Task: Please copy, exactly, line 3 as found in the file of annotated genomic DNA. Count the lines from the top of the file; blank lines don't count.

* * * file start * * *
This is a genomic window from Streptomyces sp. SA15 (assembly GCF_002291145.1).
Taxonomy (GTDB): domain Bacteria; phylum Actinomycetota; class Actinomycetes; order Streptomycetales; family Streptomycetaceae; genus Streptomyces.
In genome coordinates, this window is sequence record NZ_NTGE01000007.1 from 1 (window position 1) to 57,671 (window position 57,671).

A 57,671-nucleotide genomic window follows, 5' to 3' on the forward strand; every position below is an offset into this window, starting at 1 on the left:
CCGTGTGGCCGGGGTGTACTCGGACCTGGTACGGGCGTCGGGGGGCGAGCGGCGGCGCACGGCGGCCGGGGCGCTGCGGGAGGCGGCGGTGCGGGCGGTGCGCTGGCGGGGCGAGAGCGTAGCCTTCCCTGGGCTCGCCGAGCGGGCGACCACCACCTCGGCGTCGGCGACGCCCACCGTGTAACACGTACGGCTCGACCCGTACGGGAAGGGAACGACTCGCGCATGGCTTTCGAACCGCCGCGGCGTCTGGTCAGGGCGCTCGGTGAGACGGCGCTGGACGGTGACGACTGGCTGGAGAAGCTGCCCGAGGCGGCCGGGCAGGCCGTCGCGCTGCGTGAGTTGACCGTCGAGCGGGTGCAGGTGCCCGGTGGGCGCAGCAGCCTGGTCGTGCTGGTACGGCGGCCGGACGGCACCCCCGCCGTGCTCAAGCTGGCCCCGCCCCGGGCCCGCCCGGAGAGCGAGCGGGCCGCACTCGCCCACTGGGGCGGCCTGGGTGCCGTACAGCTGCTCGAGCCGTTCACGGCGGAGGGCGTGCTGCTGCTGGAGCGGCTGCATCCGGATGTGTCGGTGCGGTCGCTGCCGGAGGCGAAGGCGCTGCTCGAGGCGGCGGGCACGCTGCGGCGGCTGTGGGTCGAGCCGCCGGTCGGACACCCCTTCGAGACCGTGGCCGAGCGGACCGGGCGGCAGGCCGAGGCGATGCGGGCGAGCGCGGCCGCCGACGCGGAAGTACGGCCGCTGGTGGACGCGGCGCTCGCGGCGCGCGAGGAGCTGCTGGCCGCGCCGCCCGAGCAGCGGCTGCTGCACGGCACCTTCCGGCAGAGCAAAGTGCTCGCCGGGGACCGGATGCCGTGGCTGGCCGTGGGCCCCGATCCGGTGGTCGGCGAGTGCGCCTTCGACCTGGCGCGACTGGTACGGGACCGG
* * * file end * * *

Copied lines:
In genome coordinates, this window is sequence record NZ_NTGE01000007.1 from 1 (window position 1) to 57,671 (window position 57,671).